Archives For men

After spending a numbers of years working in evangelism and training around the world I returned to my home country in 2009. I returned in part because Carl Beech, leader of Christian Vision for Men (CVM), asked me to come back and work for the organisation.

Having seen a little of evangelism in overseas countries I was keen to stuck in on the ‘home front’. Through my 19 months at CVM I saw much of the country, much of the desire for people to share their faith with their friends, and the enormity of the task at hand.

During my time overseas I came to see the need for effective apologetics in evangelism. Apologetics, put simply, is dealing with people’s objections that stop them seeing Jesus. I grew to enjoy the discipline, find I had a gifting in the area and the desire to grow in it.

Every culture has its own challenges and obstacles. My time with CVM helped me to understand some of the current problems men face in the UK in their faith today.

In 2011 I was released from my position in CVM to study at the Oxford Centre for Christian Apologetics. My time in Oxford boosted my foundation in Christian Apologetics and opened up new areas of engagement to me.

Now I get to put all of this together!

It’s with real excitement that I can announce that Andy Kind and I will be heading up the Demolition Squad, the new apologetics arm of CVM. Through this new initiative we will be bringing apologetics training to the hundreds of men’s groups up and down the country that are fighting hard to see their families, friends, colleagues etc. come to know Jesus.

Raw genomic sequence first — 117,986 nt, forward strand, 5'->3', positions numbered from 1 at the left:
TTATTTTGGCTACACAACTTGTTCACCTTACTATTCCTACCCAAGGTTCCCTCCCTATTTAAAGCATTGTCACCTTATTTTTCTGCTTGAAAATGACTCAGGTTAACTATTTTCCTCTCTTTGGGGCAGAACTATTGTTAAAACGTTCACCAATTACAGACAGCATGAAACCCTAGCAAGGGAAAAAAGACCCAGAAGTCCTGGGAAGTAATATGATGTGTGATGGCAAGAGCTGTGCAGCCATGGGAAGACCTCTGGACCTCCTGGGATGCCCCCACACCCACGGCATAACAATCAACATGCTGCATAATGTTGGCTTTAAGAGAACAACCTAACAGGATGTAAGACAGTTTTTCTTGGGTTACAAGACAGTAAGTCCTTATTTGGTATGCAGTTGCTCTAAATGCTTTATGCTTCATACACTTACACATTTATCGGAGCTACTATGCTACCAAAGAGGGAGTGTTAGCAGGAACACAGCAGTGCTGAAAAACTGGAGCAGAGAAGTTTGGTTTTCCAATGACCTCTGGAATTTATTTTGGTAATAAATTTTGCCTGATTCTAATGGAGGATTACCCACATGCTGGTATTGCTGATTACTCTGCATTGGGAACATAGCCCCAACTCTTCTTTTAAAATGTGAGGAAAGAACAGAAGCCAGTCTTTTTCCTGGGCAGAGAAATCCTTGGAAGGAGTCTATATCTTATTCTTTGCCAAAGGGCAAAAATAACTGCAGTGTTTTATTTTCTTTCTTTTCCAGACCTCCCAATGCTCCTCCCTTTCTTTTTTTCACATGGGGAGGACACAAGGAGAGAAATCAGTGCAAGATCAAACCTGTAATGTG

There is lots more to come, but for now read all about it here.

Trevor and I went surfing at the weekend. Well, you would, wouldn’t you, on an island in the middle of the Pacific … ?

Today my back is red despite the application (in haste, might I add) of sunscreen before hitting the waves. I blame Trevor. He blames England and the lack of sun preparing my virgin skin for the might of the Hawaiian rays. Mind you, his malt-coloured epidermis is a shade pink today too.

This has brought about that age old concern amongst men. Under what circumstances and observing which rules is OK for a man to apply sunscreen to the body of another man?

If ever there was a need for a rule book, it is now. And in that great spirit of the Founding Fathers and declare a draft Constitution to govern the application of sunscreen between men.